# ROFR Stats

Discussion in 'Purchasing DVC' started by ImagineerTHAT, Jun 14, 2013.

1. ### jimmytammy<font color=purple>Swivel, it's a hard habit to br

Joined:
May 27, 2002
Messages:
7,991
rusafee
I wouldnt feel bad about paying 79 per pt for VWL. Resales for VWL are scarce, seem to get snatched up quick. Our 4th VWL, contract direct we paid 83 per pt(this was an increase of \$11 from our 1st contract at \$72 per pt for VWL). I thought it was steep in those days, but now, it seems reasonable.

3. ### dmunsilDisney Uber-Nerd

Joined:
Jan 11, 2008
Messages:
925
Usually it's just because when you calculate the price from the Deed Doc Tax, you're getting not the actual price, but the price rounded up to the nearest \$100.

For example, if someone sold 160 points at \$72, the sale price would be \$11,520. The Deed Doc Tax is on each \$100 or remaining fraction, so you effectively pay tax on \$11,600. The tax would be \$81.20 (\$0.70 for each \$100). When reading the deeds, we see \$81.20 and 160 points, calculate a total sale price of \$11,600, divide by 160 and get \$72.50.

When I post sale prices figured from the Deed Doc Tax, I generally just round them down to the nearest dollar as a rough-and-ready way of correcting for this factor, since most of the time the price is negotiated in whole dollars per point. ImagineerTHAT prefers to just report the calculated price, which is a perfectly good way to go and in some ways more transparent. The prices are generally slightly high because of the round up built into the tax, so you just have to know that actual sale prices are slightly lower.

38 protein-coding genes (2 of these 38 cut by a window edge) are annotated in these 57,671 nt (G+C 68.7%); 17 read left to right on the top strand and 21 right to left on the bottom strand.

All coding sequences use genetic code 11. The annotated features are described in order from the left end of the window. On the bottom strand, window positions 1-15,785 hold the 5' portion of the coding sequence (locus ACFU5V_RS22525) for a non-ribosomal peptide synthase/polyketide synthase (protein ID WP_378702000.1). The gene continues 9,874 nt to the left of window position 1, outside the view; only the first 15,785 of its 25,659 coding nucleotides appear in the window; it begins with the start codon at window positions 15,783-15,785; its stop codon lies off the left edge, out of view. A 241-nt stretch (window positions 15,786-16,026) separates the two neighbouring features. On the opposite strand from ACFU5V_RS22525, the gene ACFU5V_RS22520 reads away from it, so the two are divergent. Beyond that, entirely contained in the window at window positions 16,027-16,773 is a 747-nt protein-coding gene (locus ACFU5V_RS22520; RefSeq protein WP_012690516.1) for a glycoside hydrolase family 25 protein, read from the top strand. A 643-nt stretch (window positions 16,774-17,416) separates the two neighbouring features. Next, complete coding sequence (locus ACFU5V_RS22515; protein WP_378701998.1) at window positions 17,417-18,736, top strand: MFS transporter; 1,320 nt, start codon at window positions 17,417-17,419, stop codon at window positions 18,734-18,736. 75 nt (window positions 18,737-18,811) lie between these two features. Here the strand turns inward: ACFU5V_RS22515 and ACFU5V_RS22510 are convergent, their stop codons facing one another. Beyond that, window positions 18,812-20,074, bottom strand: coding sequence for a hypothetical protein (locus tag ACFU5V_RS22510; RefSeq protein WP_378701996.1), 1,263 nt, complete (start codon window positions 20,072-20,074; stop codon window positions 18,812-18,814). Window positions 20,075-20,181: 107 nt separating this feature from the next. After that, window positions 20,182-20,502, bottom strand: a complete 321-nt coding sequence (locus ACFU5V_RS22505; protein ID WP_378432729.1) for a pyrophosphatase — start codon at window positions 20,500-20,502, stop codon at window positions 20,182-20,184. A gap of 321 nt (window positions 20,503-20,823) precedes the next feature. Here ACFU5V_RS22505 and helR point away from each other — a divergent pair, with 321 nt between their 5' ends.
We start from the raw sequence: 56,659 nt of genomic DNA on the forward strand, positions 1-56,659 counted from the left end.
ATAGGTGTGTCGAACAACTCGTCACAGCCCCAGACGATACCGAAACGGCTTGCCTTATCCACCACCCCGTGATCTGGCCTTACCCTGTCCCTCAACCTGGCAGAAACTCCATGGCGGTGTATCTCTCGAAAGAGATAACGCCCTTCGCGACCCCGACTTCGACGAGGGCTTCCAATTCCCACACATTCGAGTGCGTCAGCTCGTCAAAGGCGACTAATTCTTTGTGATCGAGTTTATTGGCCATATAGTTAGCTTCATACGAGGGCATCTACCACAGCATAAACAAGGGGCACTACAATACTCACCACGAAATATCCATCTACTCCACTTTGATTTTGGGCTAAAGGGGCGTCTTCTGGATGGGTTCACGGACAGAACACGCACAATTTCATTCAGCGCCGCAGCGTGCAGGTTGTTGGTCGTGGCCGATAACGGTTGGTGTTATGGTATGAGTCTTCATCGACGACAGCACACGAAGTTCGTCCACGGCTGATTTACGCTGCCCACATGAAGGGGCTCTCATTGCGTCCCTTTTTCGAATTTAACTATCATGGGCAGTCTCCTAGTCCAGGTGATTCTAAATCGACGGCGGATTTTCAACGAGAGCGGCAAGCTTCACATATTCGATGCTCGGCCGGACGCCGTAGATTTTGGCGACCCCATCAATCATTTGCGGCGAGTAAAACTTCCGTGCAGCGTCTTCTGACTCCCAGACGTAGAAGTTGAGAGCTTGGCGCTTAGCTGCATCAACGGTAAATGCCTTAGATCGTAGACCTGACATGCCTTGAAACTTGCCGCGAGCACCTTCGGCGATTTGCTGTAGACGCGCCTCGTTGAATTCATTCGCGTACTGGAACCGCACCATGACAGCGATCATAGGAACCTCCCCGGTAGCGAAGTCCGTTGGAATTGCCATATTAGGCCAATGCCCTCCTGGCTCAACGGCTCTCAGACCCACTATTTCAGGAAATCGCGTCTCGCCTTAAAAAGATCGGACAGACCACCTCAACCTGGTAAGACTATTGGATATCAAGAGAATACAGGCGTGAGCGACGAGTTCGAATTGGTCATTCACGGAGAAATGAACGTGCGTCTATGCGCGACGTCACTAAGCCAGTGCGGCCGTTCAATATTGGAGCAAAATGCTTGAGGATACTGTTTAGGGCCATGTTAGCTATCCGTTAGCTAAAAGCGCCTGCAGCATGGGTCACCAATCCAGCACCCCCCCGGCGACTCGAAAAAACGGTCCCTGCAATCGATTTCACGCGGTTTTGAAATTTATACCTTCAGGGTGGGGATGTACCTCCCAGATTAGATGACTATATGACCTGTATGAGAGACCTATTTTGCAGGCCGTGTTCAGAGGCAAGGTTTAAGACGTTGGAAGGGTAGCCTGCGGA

4. ### wdrlDIS Veteran

Joined:
May 15, 2009
Messages:
2,857
Buyers and sellers can negotiate any price they want for a DVC deed. Although prices are normally determined at a price per point, such as \$70 a point, a buyer and sell can agree on a set price for the deed.

For example, a seller may offer a 220-point deed at \$70 a point, or \$15,400. A buyer may counter and offer \$15,000 for the deed, which comes out to \$68.18 a point.

5. ### ImagineerTHATImaginerd

Joined:
Jun 7, 2013
Messages:
189
I do find it strange that most of the title companies that list the price come out to whole numbers, whereas most of the doc deed tax calculations have extra cents on them. The deed tax calculation usually works out to a normal total amount, but the price per point isn't a round number. It could just be that they calculate the tax based on a certain rate.

Either way, I think dmunsil is correct in rounding down. I've started to do that in my spreadsheets. I'm not too concerned with a \$1 difference in what I'm looking for.

6. ### dmunsilDisney Uber-Nerd

Joined:
Jan 11, 2008
Messages:
925
It's just the way the tax is calculated. The tax is 70 cents for each hundred dollars. It's always a whole multiple of 70 cents. So the calculated price is always going to be a multiple of \$100, but it will often be too high by somewhere between \$1 and \$99. Check out my example. When you then divide that too-high price by the number of points, you get a small number of cents per point, which is usually (but not always) just an artifact of the inaccuracy of calculating the sale price from the Deed Doc Tax.

Don

7. ### bnlbebesMouseketeachers

Joined:
Sep 6, 1999
Messages:
718
Thanks for the info!